Throughout the year the park hosts events. Check the Sonsbeek website to find out what’s going on.
Until the 18th of September (2016) you can enjoy transACTION, an international modern art exhibition that showcases installations all around the park. I love these kinds of interventions; don’t hide art inside museums only but make it part of public life.
One of the installations we visited is called ‘Bakehouse’, made by Alphons ter Avest. The structure contains a bread oven where bread is being baked every Sunday afternoon. The funny thing is that the Bakehouse uses its frame as fuel for the oven…. Yes, until there is nothing left of the house. The Bakehouse is built from ornamental patterns used in various religions like Christian, jewish, Islamic, hindu and Buddhist.
Filipino artist Louis Cordero brought a two-meter high head to the Sonsbeek park. The head suffers from progeria, a rare genetic condition that causes a child’s body to age fast. One part of the head is missing its skin, as reference to that terrible condition. Visitors can stick pieces of clay and gumball to the face in order to reconstruct it… The installation creates awareness of the syndrome. Gumballs are provided at the scene.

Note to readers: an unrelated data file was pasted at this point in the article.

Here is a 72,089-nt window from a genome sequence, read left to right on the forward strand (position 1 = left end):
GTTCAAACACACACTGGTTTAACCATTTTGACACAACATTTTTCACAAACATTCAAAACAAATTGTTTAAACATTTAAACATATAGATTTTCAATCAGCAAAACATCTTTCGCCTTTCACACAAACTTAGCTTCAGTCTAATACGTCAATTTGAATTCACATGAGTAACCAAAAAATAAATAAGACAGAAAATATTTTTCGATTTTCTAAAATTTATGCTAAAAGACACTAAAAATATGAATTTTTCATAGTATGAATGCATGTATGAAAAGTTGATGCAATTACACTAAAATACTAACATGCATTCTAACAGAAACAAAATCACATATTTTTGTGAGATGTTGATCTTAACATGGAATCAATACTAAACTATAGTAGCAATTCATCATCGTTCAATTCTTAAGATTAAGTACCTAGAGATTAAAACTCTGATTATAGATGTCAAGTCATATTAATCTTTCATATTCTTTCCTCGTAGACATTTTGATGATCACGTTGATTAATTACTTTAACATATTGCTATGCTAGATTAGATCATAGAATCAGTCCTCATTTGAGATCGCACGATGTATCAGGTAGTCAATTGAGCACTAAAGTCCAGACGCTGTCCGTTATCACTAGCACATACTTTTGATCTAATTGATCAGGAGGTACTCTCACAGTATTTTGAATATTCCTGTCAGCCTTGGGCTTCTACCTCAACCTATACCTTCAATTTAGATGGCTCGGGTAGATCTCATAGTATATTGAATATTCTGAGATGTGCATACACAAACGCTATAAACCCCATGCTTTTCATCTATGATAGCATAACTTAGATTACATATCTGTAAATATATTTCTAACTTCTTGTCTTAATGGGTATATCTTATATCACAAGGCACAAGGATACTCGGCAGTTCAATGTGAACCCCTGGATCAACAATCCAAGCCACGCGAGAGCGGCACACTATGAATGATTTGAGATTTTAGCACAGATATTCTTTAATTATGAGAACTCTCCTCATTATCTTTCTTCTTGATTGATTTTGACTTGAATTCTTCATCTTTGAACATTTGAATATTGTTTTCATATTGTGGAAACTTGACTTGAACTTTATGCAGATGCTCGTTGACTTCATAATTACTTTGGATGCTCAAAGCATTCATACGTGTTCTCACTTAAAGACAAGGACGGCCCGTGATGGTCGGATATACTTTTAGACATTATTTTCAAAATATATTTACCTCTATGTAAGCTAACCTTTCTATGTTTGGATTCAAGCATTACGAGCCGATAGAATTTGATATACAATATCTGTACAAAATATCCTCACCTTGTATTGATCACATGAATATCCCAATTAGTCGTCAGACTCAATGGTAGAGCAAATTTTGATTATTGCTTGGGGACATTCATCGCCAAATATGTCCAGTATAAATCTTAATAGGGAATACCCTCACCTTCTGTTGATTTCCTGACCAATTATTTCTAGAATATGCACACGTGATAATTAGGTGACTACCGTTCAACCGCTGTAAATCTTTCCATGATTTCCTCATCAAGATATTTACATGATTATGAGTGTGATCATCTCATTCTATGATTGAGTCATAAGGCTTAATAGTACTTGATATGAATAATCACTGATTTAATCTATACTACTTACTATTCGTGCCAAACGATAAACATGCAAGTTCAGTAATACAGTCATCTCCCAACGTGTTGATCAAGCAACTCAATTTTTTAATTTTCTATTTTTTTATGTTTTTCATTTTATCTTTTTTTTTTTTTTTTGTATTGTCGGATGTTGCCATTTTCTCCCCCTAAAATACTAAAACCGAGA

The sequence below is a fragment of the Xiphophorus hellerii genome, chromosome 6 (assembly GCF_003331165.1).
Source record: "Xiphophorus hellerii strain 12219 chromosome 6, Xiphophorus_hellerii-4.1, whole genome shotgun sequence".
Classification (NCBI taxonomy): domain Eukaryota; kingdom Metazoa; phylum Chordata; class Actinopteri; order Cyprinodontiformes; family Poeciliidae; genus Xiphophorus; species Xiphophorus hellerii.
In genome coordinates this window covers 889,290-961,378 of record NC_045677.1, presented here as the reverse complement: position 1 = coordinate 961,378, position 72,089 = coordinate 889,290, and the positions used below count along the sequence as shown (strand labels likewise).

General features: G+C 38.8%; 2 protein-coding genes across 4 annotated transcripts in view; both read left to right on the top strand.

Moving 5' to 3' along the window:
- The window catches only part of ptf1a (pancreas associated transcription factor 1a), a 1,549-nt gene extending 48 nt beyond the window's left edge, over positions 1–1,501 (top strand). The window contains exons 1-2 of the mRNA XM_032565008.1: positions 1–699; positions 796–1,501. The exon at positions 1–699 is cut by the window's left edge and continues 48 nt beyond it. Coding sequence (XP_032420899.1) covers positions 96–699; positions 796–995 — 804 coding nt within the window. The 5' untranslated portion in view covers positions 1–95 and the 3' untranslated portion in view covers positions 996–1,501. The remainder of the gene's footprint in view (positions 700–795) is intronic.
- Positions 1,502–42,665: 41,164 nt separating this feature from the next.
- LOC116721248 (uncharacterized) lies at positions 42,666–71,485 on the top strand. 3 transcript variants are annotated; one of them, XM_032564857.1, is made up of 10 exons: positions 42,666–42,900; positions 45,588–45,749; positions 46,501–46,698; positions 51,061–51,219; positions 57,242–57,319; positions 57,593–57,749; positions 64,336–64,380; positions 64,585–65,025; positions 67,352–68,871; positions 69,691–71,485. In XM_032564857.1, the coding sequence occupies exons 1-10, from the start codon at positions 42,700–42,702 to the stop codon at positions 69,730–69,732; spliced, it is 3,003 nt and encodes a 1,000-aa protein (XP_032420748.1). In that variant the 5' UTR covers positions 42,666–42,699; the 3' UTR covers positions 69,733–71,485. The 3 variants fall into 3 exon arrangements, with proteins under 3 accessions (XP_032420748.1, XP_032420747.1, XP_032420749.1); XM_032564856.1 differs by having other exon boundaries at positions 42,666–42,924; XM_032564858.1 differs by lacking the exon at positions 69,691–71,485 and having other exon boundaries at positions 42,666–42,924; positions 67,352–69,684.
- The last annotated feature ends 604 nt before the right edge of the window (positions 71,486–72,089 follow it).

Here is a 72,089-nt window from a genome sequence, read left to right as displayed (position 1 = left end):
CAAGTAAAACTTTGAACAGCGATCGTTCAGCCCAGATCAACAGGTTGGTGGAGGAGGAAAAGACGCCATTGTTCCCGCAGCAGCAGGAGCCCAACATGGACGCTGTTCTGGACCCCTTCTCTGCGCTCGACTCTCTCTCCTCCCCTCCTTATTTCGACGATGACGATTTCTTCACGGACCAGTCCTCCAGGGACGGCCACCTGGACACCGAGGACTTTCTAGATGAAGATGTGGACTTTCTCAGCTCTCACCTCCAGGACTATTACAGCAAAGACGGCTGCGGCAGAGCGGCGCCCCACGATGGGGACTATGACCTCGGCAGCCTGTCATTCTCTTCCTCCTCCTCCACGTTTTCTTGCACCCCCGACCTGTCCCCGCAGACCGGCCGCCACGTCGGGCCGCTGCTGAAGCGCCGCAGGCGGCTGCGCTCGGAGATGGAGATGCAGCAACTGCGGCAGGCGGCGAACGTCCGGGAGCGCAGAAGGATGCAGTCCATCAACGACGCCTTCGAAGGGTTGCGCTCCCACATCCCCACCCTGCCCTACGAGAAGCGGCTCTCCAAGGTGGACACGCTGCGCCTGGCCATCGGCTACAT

We were impressed the most by the star-shaped structure made completely out of life jackets worn by refugees: VVestLife. It’s an alternative EU parliament and a special way of putting the current immigration crisis in Europe in the spotlight. The installation questions the inclusion and exclusion of people in general. It also triggers the debate about one European identity and raises questions on how to approach integration.
Enjoy the park and have some coffee at the Villa, the Tea House or the Sonsbeek pavilion before you head out for our last destination in Arnhem: the famous Dutch Open Air museum (“Nederlands Openluchtmuseum”). You don’t want to miss out on that one!